ATR (Air Transport Rack)
The most rugged packaging for computing
The Air Transportation Rack (ATR) is the de-facto standard form factor for aircraft board electronic equipment since more than 50 years. The two ARINC drawings SK-141-10 and the SK-141-17 with detailed critical dimensions and tolerances for the initial 3 basic form factors, via the ½, 1 and 1 ½ ATR became the basis for ARINC 404A as it is used even today.
ARINC 404 specifies mechanical dimensions of Line Replaceable Units (or LRU’s) and their mounting systems in different locations of an aircraft. LRU’s are installed on specially designed trays, which provide mechanical support but optionally also shock absorption, cooling and plug-in capability.
ATR’s are increasingly being deployed in wheeled and tracked ground vehicles and also used in shipboard applications. Each application is subject to its own array of harsh environmental factors including shock, vibration, temperature, moisture and salt, that need to be taken into consideration. Today ATR’s are introduced into applications imagined never before, including surveillance, data collection, storage and weapons control. Convection and Conduction cooled ATR (Air Transport Rack) enclosures offer a standardized, cost effective solution for PCI, VME, VME64x, VXS, cPCI and VPX based applications. Available in 1/2, 3/4, 1 and 1 1/2 ATR tall long or tall short formats per ARINC 404A, ARINC 600 and IEEE 1101.10 specifications, the modular design concept allows for a wide range of customization options without the cost and lead time penalties associated with custom designs.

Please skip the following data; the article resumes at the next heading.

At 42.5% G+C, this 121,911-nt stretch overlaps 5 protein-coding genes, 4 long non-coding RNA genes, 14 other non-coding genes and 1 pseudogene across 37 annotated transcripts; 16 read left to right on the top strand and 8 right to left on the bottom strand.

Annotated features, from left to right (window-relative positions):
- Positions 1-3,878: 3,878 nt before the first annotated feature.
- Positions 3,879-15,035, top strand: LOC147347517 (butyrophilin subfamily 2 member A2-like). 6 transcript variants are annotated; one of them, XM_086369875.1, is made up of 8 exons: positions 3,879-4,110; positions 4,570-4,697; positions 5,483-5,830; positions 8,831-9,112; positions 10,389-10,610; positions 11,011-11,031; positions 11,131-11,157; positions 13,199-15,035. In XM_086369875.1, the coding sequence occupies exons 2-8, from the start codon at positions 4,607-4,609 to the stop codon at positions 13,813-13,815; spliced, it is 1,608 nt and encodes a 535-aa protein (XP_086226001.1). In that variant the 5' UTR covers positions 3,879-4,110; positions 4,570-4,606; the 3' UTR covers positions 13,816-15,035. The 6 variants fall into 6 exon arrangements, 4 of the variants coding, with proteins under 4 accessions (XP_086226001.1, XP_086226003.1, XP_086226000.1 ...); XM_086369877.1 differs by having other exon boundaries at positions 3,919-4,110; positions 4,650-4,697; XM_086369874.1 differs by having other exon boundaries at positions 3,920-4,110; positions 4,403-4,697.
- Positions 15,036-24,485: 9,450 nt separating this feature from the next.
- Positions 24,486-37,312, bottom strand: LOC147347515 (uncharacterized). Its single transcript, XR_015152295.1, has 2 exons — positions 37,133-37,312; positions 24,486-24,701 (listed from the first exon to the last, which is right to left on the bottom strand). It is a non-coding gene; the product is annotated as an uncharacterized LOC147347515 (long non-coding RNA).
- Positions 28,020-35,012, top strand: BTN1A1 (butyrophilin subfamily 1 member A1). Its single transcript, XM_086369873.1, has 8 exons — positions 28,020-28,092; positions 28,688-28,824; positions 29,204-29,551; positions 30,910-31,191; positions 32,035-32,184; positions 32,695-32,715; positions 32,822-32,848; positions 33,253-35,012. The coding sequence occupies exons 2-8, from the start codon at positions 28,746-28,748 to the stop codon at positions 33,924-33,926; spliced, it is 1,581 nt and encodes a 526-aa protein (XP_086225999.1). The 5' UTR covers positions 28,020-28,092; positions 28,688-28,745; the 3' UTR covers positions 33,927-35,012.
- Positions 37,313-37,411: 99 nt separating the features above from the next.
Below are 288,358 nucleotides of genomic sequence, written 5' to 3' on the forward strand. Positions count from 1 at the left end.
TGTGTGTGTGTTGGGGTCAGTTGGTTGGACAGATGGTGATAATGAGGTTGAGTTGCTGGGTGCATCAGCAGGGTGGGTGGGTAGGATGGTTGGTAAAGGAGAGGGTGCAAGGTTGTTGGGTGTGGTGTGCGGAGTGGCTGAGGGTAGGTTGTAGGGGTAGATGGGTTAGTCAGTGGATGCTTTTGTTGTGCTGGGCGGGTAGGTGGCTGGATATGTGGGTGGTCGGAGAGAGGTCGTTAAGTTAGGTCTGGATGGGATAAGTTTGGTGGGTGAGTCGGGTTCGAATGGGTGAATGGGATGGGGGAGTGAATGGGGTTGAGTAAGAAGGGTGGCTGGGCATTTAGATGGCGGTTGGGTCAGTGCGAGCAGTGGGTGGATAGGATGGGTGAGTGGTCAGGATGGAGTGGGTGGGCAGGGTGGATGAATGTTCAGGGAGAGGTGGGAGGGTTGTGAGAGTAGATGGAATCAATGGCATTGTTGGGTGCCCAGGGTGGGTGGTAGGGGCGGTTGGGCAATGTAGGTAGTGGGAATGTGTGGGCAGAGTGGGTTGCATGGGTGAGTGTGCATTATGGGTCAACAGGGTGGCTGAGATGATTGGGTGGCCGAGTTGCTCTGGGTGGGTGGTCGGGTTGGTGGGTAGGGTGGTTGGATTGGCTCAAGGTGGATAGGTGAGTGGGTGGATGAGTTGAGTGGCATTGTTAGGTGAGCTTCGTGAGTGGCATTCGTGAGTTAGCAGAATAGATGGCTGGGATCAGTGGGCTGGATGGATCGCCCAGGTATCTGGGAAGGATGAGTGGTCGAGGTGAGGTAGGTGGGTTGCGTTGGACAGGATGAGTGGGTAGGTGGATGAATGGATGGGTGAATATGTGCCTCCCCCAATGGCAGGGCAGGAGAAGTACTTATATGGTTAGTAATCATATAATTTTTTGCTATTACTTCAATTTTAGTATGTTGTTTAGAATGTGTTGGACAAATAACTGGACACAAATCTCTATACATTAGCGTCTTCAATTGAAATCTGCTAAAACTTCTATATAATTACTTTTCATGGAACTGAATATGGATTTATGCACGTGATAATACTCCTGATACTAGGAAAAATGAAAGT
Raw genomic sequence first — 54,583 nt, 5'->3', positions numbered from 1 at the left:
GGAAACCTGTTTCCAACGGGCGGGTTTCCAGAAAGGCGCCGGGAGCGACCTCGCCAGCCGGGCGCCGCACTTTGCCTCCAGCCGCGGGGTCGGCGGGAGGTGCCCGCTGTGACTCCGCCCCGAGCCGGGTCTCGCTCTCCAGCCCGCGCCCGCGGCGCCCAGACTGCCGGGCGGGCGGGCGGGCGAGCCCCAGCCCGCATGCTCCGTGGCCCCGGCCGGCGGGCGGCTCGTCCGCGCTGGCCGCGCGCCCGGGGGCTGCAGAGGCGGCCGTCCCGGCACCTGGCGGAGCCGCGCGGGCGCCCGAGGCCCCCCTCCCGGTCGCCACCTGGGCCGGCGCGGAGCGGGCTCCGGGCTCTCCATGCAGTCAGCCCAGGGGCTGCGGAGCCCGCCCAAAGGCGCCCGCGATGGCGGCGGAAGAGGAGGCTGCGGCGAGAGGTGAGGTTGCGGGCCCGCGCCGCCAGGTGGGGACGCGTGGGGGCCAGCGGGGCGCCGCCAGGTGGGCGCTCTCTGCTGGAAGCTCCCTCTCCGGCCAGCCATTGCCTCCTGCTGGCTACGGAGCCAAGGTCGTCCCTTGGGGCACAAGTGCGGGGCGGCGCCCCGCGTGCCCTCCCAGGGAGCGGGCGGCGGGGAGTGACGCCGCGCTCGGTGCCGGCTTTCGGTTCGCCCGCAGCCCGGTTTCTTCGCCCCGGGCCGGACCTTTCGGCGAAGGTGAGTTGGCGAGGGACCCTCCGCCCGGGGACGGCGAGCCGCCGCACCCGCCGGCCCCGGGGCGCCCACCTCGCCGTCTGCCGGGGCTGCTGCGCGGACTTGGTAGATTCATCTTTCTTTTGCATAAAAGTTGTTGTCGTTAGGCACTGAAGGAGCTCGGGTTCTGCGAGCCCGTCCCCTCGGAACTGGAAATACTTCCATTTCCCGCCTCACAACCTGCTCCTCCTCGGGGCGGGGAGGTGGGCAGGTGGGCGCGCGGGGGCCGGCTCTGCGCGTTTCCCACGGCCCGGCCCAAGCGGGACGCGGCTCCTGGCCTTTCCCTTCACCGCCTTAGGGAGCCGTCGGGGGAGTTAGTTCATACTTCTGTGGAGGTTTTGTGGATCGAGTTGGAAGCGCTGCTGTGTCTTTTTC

Typically ATR’s are made from punched and formed aluminum sheets and milled plates or brazed aluminum. A removable front panel allows I/O customization to exact application requirements and increased configurability. The ATR enclosures use electrostatic dust filters, honeycomb EMI filters and a narrow screw spacing to seal off every external seam to ensure compliance to MIL-STD-461. The rugged designs meet the requirement for shock, vibration and structural integrity per MIL-STD-810, MIL-STD-167 and MIL-STD-901D
- MIL-STD-5400: General standard for Aerospace Electronic Equipment
- MIL-STD-810: Environmental Test Methods and Engineering Guidelines
- MIL-STD-46I: Requirements for the control of EMI Emissions and Susceptibility
- MIL-STD-704: Aircraft Electric Power Characteristics
- MIL-STD-1275: Characteristics of 28 VDC Electrical Systems in Military Vehicles
Chassis width is measured in fractions of ATR, when 1ATR means the width of the enclosure is 10.12” and it will fit into a 1 ATR tray. Typically there are 2 options of length (L) – Short ATR (12.62”) and Long ATR (19.52”). There are also several standard options of the height of the chassis (regular – 7.62”, or “Tall” – 10.62”). In addition to mechanical dimensions, the standard also defines fixture hardware locations for given width of the chassis.
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